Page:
Table of contents for 100 questions & answers about caring for family or friends with cancer / Susannah L. Rose, Richard Hara.

Bibliographic record and links to related information available from the Library of Congress catalog. Note: Contents data are machine generated based on pre-publication provided by the publisher. Contents may have variations from the printed book or be incomplete or contain other coding.

Part 1. The Basics 
Questions 1-6 cover the background topics in cancer caregiving:
* What is cancer? How is it treated?
* How do I offer to help a person with cancer?
* What does it mean to be a "caregiver"?
Part 2. Managing Medical Treatment and Care
Questions 7-26 discuss the complex medical issues surrounding cancer treatment:
* We have met so many people involved in my wife's care. Who are all these people, and what do they do?
* Who is the best doctor to treat this cancer? How do I find that doctor?
* Where can I find reliable information about cancer?
Part 3. Helping Your Loved One Cope
Questions 27-39 explore the emotional and physical challenges you may encounter while caring for a loved one with cancer:
* I feel as though our lives have been out of control since my partner was diagnosed with cancer. How can we regain control of our lives?
* I have heard that "positive thinking" can help cure cancer. Does this mean I should discourage my wife from thinking negatively?
* How do I help my loved one better manage the emotional "ups" and "downs"?
Part 4. Caring for Yourself
Questions 41-53 describe specific techniques for coping with cancer:
* Am I getting "burned out?" What are the signs and how do you prevent caregiver burnout?
* What are support groups and how can they help me? If I decide to try out a group, how do I locate one right for me?
* Despite the fact that my son was diagnosed with cancer almost two months ago, I constantly think about his cancer and feel down much of the time. What should I do? Would counseling help?
Part 5. Relationship and Family Issues
Questions 49-69 provide tips on handling relationship and family issues that arise during cancer treatment:
* How can I be "strong" and supportive with my spouse while continuing to cope with my own reactions to this diagnosis?
* I feel that my husband and I are growing apart since his cancer diagnosis. Why is this happening?
* The doctor told me some news about my mother's cancer; should I tell her? Wouldn't it be better not to tell her and avoid upsetting her?
* How do we tell the children about the cancer?
Part 6. Home Care, Medical Equipment, Placement, and Other Practical Matters
Questions 70-75 provide practical tips on handling outpatient care issues:
* What is home care? What can we expect from home care after surgery and during other treatments?
* What is a skilled nursing facility? How do you get in?
* The doctors want my husband to get radiation therapy for the next six weeks, five days a week. I don't drive, and I'm afraid my husband won't feel well enough after his treatments to drive himself. How is he going to get back and forth from his treatments?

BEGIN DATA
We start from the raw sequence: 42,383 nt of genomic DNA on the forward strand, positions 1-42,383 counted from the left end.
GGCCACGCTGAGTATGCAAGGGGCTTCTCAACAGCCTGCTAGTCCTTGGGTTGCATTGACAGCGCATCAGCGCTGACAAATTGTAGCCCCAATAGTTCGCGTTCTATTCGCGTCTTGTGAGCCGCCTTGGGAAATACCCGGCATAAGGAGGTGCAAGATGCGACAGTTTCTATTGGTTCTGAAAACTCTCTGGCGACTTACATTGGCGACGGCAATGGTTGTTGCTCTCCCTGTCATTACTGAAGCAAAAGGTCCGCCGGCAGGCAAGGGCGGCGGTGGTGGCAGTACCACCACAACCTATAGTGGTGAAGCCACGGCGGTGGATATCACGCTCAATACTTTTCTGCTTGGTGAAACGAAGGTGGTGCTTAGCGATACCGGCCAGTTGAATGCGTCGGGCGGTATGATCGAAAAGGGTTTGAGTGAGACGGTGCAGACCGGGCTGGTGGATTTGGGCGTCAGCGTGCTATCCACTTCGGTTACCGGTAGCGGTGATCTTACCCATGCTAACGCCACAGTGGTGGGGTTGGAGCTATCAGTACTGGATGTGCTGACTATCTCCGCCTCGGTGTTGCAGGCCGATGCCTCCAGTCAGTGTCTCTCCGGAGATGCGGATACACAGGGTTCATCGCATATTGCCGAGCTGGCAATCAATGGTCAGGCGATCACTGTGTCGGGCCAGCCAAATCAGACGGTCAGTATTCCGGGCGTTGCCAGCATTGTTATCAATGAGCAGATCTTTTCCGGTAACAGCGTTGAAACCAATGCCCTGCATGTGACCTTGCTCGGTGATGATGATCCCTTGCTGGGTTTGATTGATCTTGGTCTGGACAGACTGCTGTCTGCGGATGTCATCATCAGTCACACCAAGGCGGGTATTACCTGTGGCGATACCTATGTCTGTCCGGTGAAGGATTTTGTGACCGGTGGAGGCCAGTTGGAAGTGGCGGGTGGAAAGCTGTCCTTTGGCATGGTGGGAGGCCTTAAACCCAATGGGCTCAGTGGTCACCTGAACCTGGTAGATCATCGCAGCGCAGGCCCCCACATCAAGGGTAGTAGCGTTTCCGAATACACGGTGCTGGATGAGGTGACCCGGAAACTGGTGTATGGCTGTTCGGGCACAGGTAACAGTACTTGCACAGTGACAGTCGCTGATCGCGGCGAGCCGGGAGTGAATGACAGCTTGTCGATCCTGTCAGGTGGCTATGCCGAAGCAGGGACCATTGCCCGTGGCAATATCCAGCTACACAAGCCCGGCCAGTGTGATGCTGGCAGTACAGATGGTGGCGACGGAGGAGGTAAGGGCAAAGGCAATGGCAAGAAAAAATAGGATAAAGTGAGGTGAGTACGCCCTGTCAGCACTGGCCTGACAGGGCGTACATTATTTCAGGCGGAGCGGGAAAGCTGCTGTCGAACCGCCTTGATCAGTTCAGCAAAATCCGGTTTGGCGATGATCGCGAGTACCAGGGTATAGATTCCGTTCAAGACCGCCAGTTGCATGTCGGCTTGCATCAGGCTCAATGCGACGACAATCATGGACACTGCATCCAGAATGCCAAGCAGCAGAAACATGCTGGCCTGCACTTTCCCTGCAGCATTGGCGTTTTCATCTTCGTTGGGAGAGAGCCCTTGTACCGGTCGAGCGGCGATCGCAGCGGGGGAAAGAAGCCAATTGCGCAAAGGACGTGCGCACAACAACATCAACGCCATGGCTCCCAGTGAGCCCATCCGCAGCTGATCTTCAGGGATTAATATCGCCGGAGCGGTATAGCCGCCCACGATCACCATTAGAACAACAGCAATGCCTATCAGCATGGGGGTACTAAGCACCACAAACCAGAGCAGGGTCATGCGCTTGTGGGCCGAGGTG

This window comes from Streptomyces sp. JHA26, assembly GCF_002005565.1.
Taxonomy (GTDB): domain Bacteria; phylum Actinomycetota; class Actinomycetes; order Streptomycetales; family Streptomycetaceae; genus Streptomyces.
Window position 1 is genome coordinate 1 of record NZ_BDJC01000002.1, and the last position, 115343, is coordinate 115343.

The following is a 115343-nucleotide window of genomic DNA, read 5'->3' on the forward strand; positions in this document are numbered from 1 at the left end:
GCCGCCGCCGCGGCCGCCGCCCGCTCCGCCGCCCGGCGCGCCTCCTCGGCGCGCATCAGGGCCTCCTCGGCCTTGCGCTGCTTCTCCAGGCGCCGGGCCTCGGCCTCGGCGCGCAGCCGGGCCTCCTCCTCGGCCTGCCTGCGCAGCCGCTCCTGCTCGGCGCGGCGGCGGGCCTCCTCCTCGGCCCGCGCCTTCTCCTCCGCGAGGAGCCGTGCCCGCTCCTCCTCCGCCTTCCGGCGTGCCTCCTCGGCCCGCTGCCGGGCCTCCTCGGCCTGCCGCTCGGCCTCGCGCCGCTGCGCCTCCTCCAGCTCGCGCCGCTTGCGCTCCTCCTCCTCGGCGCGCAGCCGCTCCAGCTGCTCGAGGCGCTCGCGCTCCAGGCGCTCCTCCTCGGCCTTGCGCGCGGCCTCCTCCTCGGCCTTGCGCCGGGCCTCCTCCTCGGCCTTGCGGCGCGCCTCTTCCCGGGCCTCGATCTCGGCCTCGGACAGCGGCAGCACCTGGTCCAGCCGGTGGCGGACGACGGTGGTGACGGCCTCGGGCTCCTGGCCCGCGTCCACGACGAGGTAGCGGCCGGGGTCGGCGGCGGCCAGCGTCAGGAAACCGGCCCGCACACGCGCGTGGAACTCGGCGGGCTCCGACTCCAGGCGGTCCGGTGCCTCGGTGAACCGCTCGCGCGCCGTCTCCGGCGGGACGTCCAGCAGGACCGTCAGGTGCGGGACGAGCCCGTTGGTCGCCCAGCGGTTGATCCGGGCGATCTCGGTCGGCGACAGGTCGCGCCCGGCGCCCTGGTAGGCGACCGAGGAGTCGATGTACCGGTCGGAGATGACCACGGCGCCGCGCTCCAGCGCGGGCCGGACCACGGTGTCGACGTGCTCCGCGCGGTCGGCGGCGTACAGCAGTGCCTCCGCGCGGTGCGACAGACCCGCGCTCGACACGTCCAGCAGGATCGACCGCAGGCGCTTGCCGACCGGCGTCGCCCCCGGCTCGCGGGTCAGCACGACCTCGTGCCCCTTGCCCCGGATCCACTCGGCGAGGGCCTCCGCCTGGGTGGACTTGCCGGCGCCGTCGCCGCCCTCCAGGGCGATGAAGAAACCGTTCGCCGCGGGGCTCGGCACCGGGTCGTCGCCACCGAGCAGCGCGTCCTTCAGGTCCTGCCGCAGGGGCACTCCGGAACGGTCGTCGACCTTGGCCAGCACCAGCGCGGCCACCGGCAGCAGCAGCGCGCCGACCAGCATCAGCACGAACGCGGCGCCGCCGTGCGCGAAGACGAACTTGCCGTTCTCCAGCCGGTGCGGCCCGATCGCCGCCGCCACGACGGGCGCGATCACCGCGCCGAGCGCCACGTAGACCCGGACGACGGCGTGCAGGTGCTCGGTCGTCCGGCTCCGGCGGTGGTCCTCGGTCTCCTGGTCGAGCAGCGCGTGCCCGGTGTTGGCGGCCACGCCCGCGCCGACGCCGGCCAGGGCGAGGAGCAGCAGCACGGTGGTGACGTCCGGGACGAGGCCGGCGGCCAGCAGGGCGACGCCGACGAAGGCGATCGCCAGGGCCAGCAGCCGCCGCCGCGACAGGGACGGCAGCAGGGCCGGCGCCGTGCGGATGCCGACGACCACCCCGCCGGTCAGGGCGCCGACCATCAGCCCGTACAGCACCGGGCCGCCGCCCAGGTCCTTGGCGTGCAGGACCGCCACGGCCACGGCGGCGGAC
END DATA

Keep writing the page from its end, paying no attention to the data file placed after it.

Part 7. Insurance Issues 
Questions 76-82 discuss matters related to health insurance and financial aspects of cancer care:
* How can we protect our family financially while being faced with expensive treatments for cancer?
* What if the patient does not qualify for Medicaid?
* Prescription drug coverage is getting so expensive, even though we have insurance. Is there anything I can do to reduce this expense?
Part 8. Work Concerns
Questions 83-88 explore the employment issues and disability that can face people with cancer:
* What is the difference between Social Security Disability (SSD), Supplemental Security Income (SSI), Social Security (SS), and Public Assistance (Welfare)? How can a patient apply?
* How should patients negotiate for sick leave or disability leave from work? Also, how do I negotiate for time-off from work to be with my family member for medical appointments and to help her at home?
* Will my partner be able to continue working during radiation therapy and chemotherapy?
Part 9. Emotional Reactions & Practical Concerns about Death and Dying
Questions 89-99 describe reactions that a patient or caregiver might have when facing the dangers of cancer:
* Is thinking about death bad luck? Although he doesn't talk much about it, I know my husband has been thinking about death and dying since the doctors first suspected he might have cancer. How much is normal?
* The doctors say that there is nothing more they can do to treat my wife's cancer. What do I do now? Just give up?
* Is making "quality of life" the goal going to shorten my husband's life?
The Appendix contains a list of Web sites, organizations, and literature to help cancer patients and their caregivers find additional resources on general and specific topics related to caregiving.

Library of Congress Subject Headings for this publication: Cancer Palliative treatment, Cancer Home care, Caregivers